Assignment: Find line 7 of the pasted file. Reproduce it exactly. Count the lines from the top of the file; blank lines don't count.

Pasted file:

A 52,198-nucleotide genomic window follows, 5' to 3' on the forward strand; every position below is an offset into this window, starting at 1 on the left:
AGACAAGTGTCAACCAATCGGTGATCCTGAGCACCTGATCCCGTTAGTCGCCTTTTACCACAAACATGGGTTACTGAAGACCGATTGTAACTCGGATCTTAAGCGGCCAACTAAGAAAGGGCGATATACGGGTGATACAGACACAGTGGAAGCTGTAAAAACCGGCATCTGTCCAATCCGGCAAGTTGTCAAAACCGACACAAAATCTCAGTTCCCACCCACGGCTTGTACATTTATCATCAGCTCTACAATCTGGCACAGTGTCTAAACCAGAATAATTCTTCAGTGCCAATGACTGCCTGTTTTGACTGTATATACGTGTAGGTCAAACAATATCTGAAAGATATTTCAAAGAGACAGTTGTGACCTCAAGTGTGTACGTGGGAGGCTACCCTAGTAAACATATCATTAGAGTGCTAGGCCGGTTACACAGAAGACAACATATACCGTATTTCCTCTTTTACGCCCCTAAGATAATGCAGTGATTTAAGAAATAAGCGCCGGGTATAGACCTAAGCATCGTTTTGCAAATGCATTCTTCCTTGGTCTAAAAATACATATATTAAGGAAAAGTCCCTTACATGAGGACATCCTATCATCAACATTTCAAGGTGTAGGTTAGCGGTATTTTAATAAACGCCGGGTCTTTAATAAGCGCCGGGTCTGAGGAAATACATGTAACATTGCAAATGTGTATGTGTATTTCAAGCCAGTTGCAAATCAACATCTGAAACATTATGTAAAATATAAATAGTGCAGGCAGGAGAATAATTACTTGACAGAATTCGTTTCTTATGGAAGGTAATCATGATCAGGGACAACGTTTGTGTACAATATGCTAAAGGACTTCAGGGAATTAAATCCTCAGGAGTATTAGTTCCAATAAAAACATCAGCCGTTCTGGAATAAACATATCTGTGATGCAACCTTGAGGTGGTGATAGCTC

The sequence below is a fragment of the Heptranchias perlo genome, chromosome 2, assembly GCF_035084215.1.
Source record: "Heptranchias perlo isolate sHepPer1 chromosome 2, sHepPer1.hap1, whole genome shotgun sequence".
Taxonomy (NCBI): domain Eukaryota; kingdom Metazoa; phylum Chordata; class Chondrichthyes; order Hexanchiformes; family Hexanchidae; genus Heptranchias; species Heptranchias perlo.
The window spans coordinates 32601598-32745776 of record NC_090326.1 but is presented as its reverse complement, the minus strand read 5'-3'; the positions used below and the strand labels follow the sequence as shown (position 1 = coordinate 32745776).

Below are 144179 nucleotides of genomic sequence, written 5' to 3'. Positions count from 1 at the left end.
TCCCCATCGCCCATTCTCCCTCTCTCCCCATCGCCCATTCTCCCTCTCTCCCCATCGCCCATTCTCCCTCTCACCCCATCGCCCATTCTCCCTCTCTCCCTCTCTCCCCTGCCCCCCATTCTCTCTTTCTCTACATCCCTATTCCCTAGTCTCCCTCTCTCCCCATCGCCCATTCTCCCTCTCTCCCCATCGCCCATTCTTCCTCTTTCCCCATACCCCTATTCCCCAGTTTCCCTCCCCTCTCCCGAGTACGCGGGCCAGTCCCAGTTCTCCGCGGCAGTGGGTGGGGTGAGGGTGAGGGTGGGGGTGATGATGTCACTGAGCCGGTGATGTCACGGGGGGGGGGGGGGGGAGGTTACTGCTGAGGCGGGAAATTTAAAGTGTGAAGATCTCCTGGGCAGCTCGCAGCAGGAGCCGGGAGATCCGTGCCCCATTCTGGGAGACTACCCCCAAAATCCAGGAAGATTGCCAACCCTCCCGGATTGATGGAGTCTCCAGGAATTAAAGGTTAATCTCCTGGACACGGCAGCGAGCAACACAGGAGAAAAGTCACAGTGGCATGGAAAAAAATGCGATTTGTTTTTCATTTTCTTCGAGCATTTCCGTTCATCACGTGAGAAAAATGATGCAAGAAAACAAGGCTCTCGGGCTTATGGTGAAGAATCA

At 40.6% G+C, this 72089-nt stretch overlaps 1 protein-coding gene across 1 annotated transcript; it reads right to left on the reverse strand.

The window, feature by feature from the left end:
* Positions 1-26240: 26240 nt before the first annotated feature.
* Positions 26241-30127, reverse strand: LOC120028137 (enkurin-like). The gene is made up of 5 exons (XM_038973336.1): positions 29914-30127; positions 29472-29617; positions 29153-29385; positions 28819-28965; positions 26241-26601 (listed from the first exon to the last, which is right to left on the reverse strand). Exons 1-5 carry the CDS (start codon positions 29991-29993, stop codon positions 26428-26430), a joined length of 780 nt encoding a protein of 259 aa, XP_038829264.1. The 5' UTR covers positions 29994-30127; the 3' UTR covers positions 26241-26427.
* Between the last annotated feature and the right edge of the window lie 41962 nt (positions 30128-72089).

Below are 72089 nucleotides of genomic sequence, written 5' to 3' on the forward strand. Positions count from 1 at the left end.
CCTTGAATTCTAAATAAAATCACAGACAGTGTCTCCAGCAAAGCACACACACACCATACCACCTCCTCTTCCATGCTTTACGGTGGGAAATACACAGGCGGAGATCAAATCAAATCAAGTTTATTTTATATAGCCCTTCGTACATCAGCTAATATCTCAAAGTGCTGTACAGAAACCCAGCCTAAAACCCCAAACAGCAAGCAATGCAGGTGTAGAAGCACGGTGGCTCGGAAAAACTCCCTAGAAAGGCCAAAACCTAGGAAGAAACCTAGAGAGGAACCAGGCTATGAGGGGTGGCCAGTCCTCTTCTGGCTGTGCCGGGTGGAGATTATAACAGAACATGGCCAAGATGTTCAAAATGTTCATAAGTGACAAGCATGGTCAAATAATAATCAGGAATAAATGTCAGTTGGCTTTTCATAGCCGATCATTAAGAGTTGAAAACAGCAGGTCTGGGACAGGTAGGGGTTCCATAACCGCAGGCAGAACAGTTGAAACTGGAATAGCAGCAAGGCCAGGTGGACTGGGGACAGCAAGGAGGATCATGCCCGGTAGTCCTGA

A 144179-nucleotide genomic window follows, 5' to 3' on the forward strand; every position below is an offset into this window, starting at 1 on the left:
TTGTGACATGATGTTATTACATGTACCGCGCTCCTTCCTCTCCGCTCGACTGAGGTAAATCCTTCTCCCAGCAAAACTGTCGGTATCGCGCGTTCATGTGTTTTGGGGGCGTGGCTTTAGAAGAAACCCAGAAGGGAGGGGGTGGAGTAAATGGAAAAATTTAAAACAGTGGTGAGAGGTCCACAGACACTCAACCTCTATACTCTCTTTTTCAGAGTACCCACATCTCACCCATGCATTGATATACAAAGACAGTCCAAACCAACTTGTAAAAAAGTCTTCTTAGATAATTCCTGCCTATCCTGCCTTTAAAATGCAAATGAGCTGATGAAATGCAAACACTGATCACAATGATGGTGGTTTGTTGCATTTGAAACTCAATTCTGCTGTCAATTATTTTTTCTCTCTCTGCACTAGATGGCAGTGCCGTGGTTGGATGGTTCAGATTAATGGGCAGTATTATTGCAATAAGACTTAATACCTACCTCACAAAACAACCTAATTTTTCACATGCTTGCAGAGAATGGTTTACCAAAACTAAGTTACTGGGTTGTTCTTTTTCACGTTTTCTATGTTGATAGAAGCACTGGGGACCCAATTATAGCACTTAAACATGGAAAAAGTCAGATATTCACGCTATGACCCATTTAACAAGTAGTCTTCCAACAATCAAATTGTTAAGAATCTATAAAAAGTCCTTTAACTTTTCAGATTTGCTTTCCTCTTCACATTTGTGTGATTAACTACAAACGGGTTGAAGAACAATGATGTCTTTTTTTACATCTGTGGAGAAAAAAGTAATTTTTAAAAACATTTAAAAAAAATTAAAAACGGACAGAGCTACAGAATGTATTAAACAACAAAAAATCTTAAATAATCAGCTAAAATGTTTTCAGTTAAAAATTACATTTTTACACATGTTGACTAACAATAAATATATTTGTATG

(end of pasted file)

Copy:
Below are 144179 nucleotides of genomic sequence, written 5' to 3'. Positions count from 1 at the left end.